BEIJING, May 27 (Xinhua) -- Scapegoating China for its trade imbalance and even some of its domestic economic issues, the United States is attempting to squeeze an unequal trade deal out of China, using measures such as tariff hikes and targeting its tech companies.
The United States' unilateral and protectionist act has unnerved the wider international community, as many are concerned that a trade war between the world's two largest economies would hit the brakes on the already slow global economic growth.
It is the 21st century. The days are long over when China could be easily coerced into accepting an unequal treaty.
After 70 years of development, especially four decades of rapid growth, China now has the right toolkit to face U.S. trade bullying, and also the strength to seal a deal on equal terms that can benefit both parties.
The trade hawks in Washington should not count on their maximum pressure tactic to bring China down to its knees. On the contrary, it will only speed up China's technology innovation to eventually achieve technological independence.
China never wants to fight a war of any kind with the United States. It has repeatedly called on the United States to change its course and meet the Chinese side halfway to reach a mutually beneficial deal.
Beijing has not backtracked on its commitments, as the White House has accused it of doing. One can see clearly that it is Washington that has been flip-flopping all along after reviewing the past 11 rounds of trade talks.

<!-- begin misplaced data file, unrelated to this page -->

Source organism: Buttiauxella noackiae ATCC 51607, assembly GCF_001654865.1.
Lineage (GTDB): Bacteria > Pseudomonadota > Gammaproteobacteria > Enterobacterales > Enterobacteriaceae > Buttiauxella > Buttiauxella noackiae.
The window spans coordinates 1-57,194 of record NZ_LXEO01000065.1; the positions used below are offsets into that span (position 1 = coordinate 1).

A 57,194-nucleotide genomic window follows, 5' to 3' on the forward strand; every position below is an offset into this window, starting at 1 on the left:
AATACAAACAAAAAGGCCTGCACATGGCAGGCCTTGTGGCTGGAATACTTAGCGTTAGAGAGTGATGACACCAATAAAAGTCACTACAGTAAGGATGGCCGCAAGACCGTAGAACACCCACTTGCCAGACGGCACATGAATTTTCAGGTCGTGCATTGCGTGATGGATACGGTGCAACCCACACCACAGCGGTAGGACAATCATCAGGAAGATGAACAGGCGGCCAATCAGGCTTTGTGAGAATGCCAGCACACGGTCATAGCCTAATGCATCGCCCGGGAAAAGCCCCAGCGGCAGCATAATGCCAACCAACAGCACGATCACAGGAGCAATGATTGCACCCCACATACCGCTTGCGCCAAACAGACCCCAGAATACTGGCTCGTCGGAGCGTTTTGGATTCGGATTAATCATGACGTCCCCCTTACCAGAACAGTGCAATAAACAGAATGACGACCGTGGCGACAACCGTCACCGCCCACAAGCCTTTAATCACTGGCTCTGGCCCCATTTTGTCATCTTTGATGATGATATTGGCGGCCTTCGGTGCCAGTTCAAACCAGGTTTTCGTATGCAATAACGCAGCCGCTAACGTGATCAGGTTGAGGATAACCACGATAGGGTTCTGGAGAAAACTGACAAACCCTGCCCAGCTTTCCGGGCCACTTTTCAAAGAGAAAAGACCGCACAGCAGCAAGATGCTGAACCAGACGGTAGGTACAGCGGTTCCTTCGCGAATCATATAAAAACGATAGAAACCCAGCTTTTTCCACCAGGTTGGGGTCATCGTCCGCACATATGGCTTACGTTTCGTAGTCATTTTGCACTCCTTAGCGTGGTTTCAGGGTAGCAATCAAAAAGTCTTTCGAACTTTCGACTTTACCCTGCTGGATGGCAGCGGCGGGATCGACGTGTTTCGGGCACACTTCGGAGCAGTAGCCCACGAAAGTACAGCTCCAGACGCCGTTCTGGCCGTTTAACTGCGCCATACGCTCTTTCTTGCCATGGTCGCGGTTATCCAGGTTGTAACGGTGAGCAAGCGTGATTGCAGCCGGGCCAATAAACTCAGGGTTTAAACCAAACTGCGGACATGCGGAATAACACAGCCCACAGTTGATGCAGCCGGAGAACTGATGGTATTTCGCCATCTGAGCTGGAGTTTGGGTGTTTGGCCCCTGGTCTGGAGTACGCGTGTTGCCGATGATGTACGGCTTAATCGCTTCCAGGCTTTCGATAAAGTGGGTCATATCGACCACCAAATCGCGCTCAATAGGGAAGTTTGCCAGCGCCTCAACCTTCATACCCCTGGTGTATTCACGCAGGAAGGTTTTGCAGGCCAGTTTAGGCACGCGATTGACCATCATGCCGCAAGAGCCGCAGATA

The two sides have reached consensus on trade and issued a joint statement on ending trade frictions in Washington in May last year. However, Washington has abandoned the agreement. Seven months later, the two sides reached consensus on the value of China's purchases from the United States, but in the following talks the U.S. side once again rejected the deal.
Earlier this month, Washington decided to raise additional tariffs on 200 billion U.S. dollars' worth of Chinese goods from 10 percent to 25 percent, on the eve of the latest round of trade talks. However, the Chinese delegation still flew to Washington for the trade consultations.
Such responsible actions on Beijing's part demonstrate China's utmost sincerity and the good will to close the gaps between the two sides.
The United States' habit of blackmailing is also sending a clear message to the world: It will crush anyone it sees as a potential challenger to its hegemony, like what it did to Japan in the 1980s.
Moreover, in this highly-interconnected world economy, Washington's trade bullyism has threatened to disrupt the global supply chains, which will have far-reaching repercussions on confidence in collaboration and cooperation.
China is clear about the United States' intentions and well-prepared for any potential challenges. U.S. hawks should abandon their Cold War mentality, return to reason and show sincerity in their trade negotiations with China.